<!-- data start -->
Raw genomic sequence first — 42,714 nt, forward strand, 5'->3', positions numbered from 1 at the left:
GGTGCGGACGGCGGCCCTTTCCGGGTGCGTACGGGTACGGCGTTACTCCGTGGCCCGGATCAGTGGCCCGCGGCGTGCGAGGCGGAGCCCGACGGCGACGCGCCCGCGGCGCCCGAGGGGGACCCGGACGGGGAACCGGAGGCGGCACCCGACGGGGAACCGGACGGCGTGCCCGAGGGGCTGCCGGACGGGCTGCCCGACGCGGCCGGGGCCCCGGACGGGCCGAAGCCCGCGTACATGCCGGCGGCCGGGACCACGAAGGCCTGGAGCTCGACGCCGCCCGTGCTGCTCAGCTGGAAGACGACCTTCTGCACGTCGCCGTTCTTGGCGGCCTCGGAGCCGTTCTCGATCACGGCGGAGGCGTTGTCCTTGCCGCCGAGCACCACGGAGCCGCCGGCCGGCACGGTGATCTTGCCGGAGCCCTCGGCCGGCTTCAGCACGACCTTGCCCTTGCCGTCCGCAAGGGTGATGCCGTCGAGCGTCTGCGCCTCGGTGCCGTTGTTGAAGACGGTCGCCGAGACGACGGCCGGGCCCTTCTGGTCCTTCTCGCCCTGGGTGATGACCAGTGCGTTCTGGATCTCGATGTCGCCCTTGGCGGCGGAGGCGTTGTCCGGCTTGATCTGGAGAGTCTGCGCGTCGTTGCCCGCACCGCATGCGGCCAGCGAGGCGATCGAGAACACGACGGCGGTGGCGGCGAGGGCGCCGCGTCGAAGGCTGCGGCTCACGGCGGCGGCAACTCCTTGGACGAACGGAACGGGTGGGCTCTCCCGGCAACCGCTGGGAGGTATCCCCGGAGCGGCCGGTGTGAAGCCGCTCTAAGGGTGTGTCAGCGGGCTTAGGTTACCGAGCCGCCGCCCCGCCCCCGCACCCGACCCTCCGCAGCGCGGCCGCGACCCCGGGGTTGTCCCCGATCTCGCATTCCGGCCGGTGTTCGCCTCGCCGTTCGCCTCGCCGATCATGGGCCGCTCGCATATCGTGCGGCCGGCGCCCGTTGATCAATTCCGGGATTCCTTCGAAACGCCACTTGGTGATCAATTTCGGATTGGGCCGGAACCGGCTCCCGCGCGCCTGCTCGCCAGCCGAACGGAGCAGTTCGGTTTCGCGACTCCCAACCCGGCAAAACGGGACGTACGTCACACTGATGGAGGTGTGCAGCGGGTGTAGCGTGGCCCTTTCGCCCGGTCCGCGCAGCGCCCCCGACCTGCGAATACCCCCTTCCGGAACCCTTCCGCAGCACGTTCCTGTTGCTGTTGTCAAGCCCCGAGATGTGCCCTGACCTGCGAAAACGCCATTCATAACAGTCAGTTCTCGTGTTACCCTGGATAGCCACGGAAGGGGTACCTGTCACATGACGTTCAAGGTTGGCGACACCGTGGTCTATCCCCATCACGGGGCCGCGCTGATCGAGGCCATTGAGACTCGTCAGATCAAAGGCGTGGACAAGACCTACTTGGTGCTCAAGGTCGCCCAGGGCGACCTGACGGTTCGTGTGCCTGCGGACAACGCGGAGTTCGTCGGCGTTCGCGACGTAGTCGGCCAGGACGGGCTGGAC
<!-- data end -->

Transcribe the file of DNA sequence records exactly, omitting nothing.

Raw genomic sequence first — 42,714 nt, forward strand, 5'->3', positions numbered from 1 at the left:
GGTGCGGACGGCGGCCCTTTCCGGGTGCGTACGGGTACGGCGTTACTCCGTGGCCCGGATCAGTGGCCCGCGGCGTGCGAGGCGGAGCCCGACGGCGACGCGCCCGCGGCGCCCGAGGGGGACCCGGACGGGGAACCGGAGGCGGCACCCGACGGGGAACCGGACGGCGTGCCCGAGGGGCTGCCGGACGGGCTGCCCGACGCGGCCGGGGCCCCGGACGGGCCGAAGCCCGCGTACATGCCGGCGGCCGGGACCACGAAGGCCTGGAGCTCGACGCCGCCCGTGCTGCTCAGCTGGAAGACGACCTTCTGCACGTCGCCGTTCTTGGCGGCCTCGGAGCCGTTCTCGATCACGGCGGAGGCGTTGTCCTTGCCGCCGAGCACCACGGAGCCGCCGGCCGGCACGGTGATCTTGCCGGAGCCCTCGGCCGGCTTCAGCACGACCTTGCCCTTGCCGTCCGCAAGGGTGATGCCGTCGAGCGTCTGCGCCTCGGTGCCGTTGTTGAAGACGGTCGCCGAGACGACGGCCGGGCCCTTCTGGTCCTTCTCGCCCTGGGTGATGACCAGTGCGTTCTGGATCTCGATGTCGCCCTTGGCGGCGGAGGCGTTGTCCGGCTTGATCTGGAGAGTCTGCGCGTCGTTGCCCGCACCGCATGCGGCCAGCGAGGCGATCGAGAACACGACGGCGGTGGCGGCGAGGGCGCCGCGTCGAAGGCTGCGGCTCACGGCGGCGGCAACTCCTTGGACGAACGGAACGGGTGGGCTCTCCCGGCAACCGCTGGGAGGTATCCCCGGAGCGGCCGGTGTGAAGCCGCTCTAAGGGTGTGTCAGCGGGCTTAGGTTACCGAGCCGCCGCCCCGCCCCCGCACCCGACCCTCCGCAGCGCGGCCGCGACCCCGGGGTTGTCCCCGATCTCGCATTCCGGCCGGTGTTCGCCTCGCCGTTCGCCTCGCCGATCATGGGCCGCTCGCATATCGTGCGGCCGGCGCCCGTTGATCAATTCCGGGATTCCTTCGAAACGCCACTTGGTGATCAATTTCGGATTGGGCCGGAACCGGCTCCCGCGCGCCTGCTCGCCAGCCGAACGGAGCAGTTCGGTTTCGCGACTCCCAACCCGGCAAAACGGGACGTACGTCACACTGATGGAGGTGTGCAGCGGGTGTAGCGTGGCCCTTTCGCCCGGTCCGCGCAGCGCCCCCGACCTGCGAATACCCCCTTCCGGAACCCTTCCGCAGCACGTTCCTGTTGCTGTTGTCAAGCCCCGAGATGTGCCCTGACCTGCGAAAACGCCATTCATAACAGTCAGTTCTCGTGTTACCCTGGATAGCCACGGAAGGGGTACCTGTCACATGACGTTCAAGGTTGGCGACACCGTGGTCTATCCCCATCACGGGGCCGCGCTGATCGAGGCCATTGAGACTCGTCAGATCAAAGGCGTGGACAAGACCTACTTGGTGCTCAAGGTCGCCCAGGGCGACCTGACGGTTCGTGTGCCTGCGGACAACGCGGAGTTCGTCGGCGTTCGCGACGTAGTCGGCCAGGACGGGCTGGAC